Grand Prix Of Scottsdale Races Into Old Town This Weekend
Where is the real race for the White House? Well, it’s in here in the Valley of course.
Not only are presidential candidates and their surrogates cross-crossing the state this week, there’s also an actual race. Though this one is not for votes, it’s only for fun.
In this race, you can forget about the predictions and the pundits. And the only poll that really matters is pole position.
This weekend, one car will try to “Make Phoenix Great Again,” while another will attempt to be “Faster Together.”
It’s all part of the festivities for this weekend’s second annual Grand Prix of Scottsdale, where dozens of open wheeled mini-racers will take the the streets as Old Town is transformed into a 1920s' "Great Gatsby"-esque road course.
In one of stylish go-carts will be Deborah Fiorentino, who’s dressed up in pantsuit representing the Hillary Clinton car.
“I find myself in an early opportunity to beat Trump!,” she said in character. “As we all now, Trump is going to spin out at the last round.”
In blue suit with a blond wig is Andrew Bracanovich, who races as the GOP nominee, Donald Trump.
“Today, I’m going to beat Hillary," said Bracanovich as Trump. "In fact, I’m going to built a wall and she’s going to crash into it, bigly.”
And if he loses, was it be rigged?
“It would definitely be rigged,” Bracanovich intones in his best Trump, adding “we’ll see at the time”
Then, the two take off for a time trial through a downtown Phoenix alleyway. At the finish line, it’s too close to call.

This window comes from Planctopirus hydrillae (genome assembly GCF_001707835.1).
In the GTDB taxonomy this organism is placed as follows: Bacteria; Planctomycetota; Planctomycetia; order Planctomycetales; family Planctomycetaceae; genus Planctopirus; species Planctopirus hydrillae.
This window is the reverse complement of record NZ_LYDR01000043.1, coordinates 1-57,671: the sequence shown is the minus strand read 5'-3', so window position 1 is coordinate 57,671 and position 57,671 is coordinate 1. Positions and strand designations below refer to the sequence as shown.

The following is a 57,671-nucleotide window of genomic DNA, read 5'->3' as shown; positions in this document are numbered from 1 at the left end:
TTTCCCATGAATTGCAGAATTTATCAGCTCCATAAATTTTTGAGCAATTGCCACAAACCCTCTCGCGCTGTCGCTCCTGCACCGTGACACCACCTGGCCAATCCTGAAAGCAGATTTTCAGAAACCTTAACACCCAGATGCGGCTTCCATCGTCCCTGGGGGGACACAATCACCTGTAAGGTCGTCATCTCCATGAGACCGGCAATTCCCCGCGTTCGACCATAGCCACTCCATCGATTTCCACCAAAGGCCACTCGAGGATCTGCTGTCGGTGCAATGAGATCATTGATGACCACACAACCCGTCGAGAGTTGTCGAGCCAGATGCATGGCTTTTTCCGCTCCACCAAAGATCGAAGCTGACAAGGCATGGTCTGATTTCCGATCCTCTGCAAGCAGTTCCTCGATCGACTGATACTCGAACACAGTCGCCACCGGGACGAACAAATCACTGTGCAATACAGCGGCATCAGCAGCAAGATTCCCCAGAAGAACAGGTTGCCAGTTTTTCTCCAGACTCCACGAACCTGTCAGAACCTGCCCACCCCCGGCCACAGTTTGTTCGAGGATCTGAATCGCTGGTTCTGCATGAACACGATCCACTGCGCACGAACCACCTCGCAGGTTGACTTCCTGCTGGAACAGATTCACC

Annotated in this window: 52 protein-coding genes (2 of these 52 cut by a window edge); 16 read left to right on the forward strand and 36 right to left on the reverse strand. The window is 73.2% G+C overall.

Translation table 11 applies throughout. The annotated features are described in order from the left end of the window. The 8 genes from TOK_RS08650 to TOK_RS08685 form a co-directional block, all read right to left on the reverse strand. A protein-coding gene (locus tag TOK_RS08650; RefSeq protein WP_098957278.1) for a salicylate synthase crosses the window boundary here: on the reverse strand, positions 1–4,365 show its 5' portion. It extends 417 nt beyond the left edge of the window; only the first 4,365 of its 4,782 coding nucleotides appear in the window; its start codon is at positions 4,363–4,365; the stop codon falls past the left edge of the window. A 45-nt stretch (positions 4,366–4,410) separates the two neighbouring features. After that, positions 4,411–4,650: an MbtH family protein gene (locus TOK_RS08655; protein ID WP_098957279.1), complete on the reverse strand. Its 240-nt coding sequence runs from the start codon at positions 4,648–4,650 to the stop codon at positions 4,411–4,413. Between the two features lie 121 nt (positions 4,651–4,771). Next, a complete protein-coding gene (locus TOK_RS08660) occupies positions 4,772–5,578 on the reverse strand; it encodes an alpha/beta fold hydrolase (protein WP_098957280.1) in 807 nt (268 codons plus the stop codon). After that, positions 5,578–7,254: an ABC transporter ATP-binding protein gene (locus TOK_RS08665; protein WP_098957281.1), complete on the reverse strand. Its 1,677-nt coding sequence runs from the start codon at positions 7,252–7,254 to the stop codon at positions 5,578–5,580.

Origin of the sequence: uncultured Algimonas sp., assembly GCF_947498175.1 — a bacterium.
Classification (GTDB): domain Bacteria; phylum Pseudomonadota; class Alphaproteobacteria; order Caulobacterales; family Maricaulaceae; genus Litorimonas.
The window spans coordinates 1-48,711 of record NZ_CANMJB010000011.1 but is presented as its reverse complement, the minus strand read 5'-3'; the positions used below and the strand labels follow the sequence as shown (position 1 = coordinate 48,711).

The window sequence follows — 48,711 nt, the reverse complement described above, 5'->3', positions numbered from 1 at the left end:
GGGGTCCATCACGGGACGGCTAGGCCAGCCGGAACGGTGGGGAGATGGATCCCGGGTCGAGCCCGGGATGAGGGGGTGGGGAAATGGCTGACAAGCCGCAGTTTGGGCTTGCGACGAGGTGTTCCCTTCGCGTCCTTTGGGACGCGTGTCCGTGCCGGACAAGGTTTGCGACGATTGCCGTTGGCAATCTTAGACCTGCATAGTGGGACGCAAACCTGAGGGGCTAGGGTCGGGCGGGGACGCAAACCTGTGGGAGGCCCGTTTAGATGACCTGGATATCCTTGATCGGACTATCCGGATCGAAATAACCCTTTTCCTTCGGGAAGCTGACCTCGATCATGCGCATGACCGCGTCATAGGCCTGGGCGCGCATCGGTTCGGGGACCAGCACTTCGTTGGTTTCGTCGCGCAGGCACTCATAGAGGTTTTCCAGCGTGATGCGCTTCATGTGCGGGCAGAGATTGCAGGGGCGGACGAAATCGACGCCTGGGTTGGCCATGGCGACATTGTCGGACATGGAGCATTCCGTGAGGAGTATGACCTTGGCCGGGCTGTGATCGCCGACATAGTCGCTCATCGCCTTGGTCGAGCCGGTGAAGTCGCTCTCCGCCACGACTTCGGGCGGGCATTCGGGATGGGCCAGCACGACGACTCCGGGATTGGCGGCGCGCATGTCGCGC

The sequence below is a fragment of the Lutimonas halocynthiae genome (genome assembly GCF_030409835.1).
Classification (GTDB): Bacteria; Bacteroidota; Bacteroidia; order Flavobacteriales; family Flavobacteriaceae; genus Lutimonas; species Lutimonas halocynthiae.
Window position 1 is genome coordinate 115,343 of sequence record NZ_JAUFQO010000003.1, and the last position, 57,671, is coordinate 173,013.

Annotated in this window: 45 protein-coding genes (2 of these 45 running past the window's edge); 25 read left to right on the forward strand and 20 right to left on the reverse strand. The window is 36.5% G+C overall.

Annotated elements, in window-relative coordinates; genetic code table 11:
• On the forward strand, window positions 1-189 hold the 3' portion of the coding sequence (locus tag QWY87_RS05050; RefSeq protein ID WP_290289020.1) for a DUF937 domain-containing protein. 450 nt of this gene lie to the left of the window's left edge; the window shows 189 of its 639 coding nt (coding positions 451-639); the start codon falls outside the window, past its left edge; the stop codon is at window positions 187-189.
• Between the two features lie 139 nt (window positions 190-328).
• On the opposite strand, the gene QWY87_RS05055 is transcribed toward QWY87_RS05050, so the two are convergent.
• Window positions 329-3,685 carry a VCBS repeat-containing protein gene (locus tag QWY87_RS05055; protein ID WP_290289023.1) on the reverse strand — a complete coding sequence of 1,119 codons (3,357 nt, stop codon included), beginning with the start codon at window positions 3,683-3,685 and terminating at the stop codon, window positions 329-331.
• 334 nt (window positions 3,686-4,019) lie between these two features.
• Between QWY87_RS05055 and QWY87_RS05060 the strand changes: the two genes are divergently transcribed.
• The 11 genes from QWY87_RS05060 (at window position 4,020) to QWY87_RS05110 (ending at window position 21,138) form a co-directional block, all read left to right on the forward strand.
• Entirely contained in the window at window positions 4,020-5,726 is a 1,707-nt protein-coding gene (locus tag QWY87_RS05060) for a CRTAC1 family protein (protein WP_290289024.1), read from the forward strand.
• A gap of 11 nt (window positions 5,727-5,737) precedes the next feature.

“It’s a tie,” an observer yells out. So, does it go to the electoral college? “No,” Bracanovich joked, “The Supreme Court decides!”
You can decide for yourself and watch the Trump and Clinton cars compete for fun, along with about 40 other mini-racers this Sunday at the Grand Prix of Scottsdale in Old Town.
There are lots of other activities associated around the event and some of the proceeds will go to a good cause. Jake Adams is with Southwest Human Development, a charity that specializes in assisting
young families, serving over 130,000 people each year.
“It’s a whole weekend of parties,” Adams said.
It starts with the "Gatsby" dress-up gala on Friday night, then a Gatsby-themed lawn party event along the waterfront in Scottsdale, and on Sunday it’s the actual race itself.
“All of the ticketed party events actually all benefit our organization,” said Adams.
Calling it a race is stretch, it’s more like a tour. But in the final stretch of a presidential campaign, its some bipartisan fun in the streets of Scottsdale.
And as F. Scott Fitzgerald wrote in the "Great Gatsby," it takes two to make an accident.